Street Smart Chicago

A Thousand Voices in the Night: The University of Chicago celebrates the centennial of its Interfraternity Sing

Chicago History, Hyde Park Add comments

Lanterns have been strung from the trees around Hutchinson Courtyard in the University of Chicago quads, speckling the area with light on a dark and warm summer night. This is the Saturday of Alumni Weekend, so the campus is already buzzing with tradition and remembrance, but the chairs of the courtyard tonight are specifically (but not exclusively) filled with alumni who were in the Greek system.

The Interfraternity Sing is an annual University of Chicago tradition that harks back to June 1911, when it began as a way to replace the less popular Senior Sing. Now, it’s a beloved and successful Panhellenic singing competition. In 1916, twenty fraternities marched into Hutchinson Courtyard, but by 1922 there were thirty fraternities and more than 18,000 participants. Today, the IF Sing draws over 1,000 and is 100 years old—so it’s more than ready to have a birthday party.

“We are just really excited for Sing in general this year,” says Jessica Sheft-Ason, Kappa Alpha Theta’s public relations VP. “I think because it is the 100th anniversary, many of the girls in our sorority are looking forward to it even more than usual.”

Sorority members wear black dresses, each specific chapter defined by their accessory, and fraternity brothers wear suitably dressy blazers and ties. But four Delta Upsilon alumni are sure that by the end of the night, one brother won’t be so well-dressed. “We run away and throw someone into Botany Pond as soon as we’re done singing,” he reveals as the festivities get going. “They either have to build a boat, or get thrown in the pond. The current student is a senior, and he has to claim the island in the middle of the pond for DU, name the next commodore [next year’s pond-dweller], and then everyone runs full speed back to the house or he gets to hug them.” The other alumni laugh. “D is for Delta, U for Upsilon,” they start singing, “DU Delta U, Delta Upsilon.”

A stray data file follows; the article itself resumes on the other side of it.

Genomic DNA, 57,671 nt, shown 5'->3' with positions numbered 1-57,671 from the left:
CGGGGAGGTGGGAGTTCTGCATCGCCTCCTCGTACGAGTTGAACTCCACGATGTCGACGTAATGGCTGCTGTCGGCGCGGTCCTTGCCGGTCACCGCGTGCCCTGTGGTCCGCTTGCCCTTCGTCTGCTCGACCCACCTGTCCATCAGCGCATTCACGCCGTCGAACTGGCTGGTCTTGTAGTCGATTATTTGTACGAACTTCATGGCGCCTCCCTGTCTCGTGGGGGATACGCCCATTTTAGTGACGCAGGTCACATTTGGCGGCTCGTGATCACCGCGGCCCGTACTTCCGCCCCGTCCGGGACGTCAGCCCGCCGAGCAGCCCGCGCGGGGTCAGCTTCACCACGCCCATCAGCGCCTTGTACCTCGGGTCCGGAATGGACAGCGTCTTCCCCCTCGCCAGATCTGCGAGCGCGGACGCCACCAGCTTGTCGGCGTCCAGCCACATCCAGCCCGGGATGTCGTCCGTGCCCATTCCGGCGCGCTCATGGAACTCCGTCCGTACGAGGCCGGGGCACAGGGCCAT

The night features performances by every recognized sorority and fraternity on campus, who compete for the Best Overall, Spirit, Quantity and Quality Cups. By the end of the night, these go to Kappa Alpha Theta, Delta Kappa Epsilon and Phi Gamma Delta (tie), Alpha Omicron Pi and Delta Gamma, respectively. In addition, student singing groups “Ransom Notes,” “Men in Drag” and “Voices in Your Head” perform. Beneath the lights, the strength and the breadth of Greek Life on campus feels much larger than the ten percent of the student body that it includes. One of the most cherished parts of IF Sing is the opportunity it provides for current and past students to reconnect with alumni.

Bernie DelGiorno and his Fiji brothers

For Bernie DelGiorno today marks another special anniversary: it’s his sixtieth IF Sing. As an alumnus of Phi Gamma Delta, he’s been one of the many cornerstones of house life for Fiji brothers, as they’re known, playing as important a role for them as he has for the university as a whole. He regularly makes generous financial contributions to the College and to the Booth School of Business, and directs much support towards improving the athletic facilities on campus, while an entire house in the South Campus Residence Hall bears his name. But DelGiorno always makes time to attend the Sing and serenade the waiting crowds, ever since his first in 1951. “It’s a gathering point for brothers of many generations and decades,” he says as the girls of AOPi sing. “It’s a chance to try and present ourselves very creatively and musically on the university campus, to do a good job and have fun.”

“I’ve never left the university area,” explains DelGiorno, “so it’s easy to go to athletic competitions and lectures and parties, and I do a lot of fundraising and I’m involved in a lot of development work for the university. This is the center of the universe, the greatest campus in the country.” As he says this, in the distance, I can hear the splash of someone happily being thrown into Botany Pond. (Lauren Kelly-Jones)

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